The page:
In one embodiment, optical elements can be held in a fixture device allowing fine position adjustment and can be aligned relative to each other using a laser. The optical elements can then be held in a custom chuck with wax on one side. In this way, a portion of the optical elements can be cut-off or removed by a diamond wheel and polished. The portion removed can create a pre-aligned surface for anodic bonding. The optical elements can then be removed from the custom chuck by melting the wax. One of the optical elements can then be anodically bonded to a substrate of silicon (e.g., a silicon wafer). The optical elements can then be placed again in the fixture device and the second optical element can be aligned relative to the first using a laser. The second optical element can then be mechanically clamped to the silicon substrate and anodically bonded. The resulting construction of the silicon substrate and glass optical elements can then be anodically bonded into a glass cell to make a hermetic structure.

In another embodiment, a back surface of an optical element can be bonded to a silicon disk that is larger (i.e., that has a larger cross-section, for example). The edges of the silicon disk (such as a silicon wafer) that extend beyond the optical element can then be anodically bonded to exposed edges of a glass tube so that the optical element is inside the glass tube. A second optical element can be actively aligned (for example, using a laser), anodically bonded to a second silicon disk (such as a silicon wafer with a larger cross-section, again), and the resulting structure anodically bonded to an opposing exposed end of the glass tube, thus providing a hermetic structure with two aligned optical elements inside.

Suitable glass structures for anodically bonding to silicon structures can include PYREX glass, or other suitable borosilicate glass having a coefficient of thermal expansion matching that of silicon. Preferably, coatings that may be present on the glass optical elements should be configured to withstand the temperature of 250 C during the anodic bonding.

Consistent with this disclosure, the process can be commercialized for making sealed glass cells with internal optical components. Applications can include magnetometry with multi-pass cells. Other applications, such as “on-chip” applications, can be fabricated consistent with the current disclosure with suitable scaling.

In one aspect, the present disclosure is directed to an optical apparatus including at least one optical element including glass, at least one support including silicon and a housing including glass. Furthermore, the at least one optical element and the at least one support can be anodically bonded together. Further still, the at least one support and the housing can be anodically bonded together.

In a further aspect, the present disclosure is directed to a method providing optical components with durable bonds. The method can include providing at least one optical element including glass, providing at least one support including silicon, and providing a housing including glass. Furthermore, the at least one optical element and the at least one support can be anodically bonded together, and the at least one support and the housing can be anodically bonded together.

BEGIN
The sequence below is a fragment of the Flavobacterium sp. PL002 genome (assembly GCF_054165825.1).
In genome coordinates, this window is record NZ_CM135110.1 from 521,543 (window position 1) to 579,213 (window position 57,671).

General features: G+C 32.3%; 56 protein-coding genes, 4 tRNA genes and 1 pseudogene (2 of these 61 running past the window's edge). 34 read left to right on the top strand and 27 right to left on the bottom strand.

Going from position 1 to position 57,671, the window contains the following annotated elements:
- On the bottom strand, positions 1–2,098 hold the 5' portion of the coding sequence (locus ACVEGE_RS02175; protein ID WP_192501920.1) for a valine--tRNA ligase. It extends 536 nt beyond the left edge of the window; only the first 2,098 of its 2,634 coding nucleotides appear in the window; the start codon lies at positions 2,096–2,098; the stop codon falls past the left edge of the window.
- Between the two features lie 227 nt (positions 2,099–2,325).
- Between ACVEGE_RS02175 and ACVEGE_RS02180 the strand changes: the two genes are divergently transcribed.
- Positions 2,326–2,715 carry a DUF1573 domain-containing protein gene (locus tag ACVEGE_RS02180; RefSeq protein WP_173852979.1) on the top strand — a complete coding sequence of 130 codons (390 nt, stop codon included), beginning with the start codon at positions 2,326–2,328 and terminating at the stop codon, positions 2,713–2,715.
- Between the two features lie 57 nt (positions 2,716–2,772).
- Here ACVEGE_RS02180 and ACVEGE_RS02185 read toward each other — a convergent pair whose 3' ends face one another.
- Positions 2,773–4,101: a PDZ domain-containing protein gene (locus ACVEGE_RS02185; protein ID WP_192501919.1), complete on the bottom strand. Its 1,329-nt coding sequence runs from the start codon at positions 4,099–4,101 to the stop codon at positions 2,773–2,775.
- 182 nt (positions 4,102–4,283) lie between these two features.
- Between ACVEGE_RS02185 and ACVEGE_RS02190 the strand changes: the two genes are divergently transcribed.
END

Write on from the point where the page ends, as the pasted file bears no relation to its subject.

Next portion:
In further aspects consistent with the disclosure, the glass can borosilicate glass, and the at least one optical element can be a mirror. Further still, the glass can include PYREX. Moreover, the at least one optical element is selected from a set consisting of: a lens and a prism.

Consistent with further embodiments, an apparatus or method can include providing a second optical element including glass. Further still, the second optical element and the at least one support can be anodically bonded to one another.

In further embodiments, the at least one optical element can be a mirror with an aperture for entrance and exit of a laser beam, and the second optical element can be a window with anti-reflective coating. Further still, the at least one optical element can be a mirror with an aperture for entrance and exit of a laser beam, and the second optical element can be a mirror, a lens or a prism.

In further embodiments, the at least one optical element and the second optical element can define a multi-pass cavity. Further still, the housing can include a cell, and the housing can be configured to couple to a vacuum system for evacuating and filling the cell with a chemically reactive substance (liquid or gas), such as, without limitation, alkali-metal vapor.

Further still, the support can be anodically bonded to the housing on a side of the support and about a perimeter of the side, and an inner portion of the side can be bonded to the at least one optical element. Moreover, the support can be anodically bonded to the housing on a side of the support, and the at least one optical element can be anodically bonded to an opposite side of the support.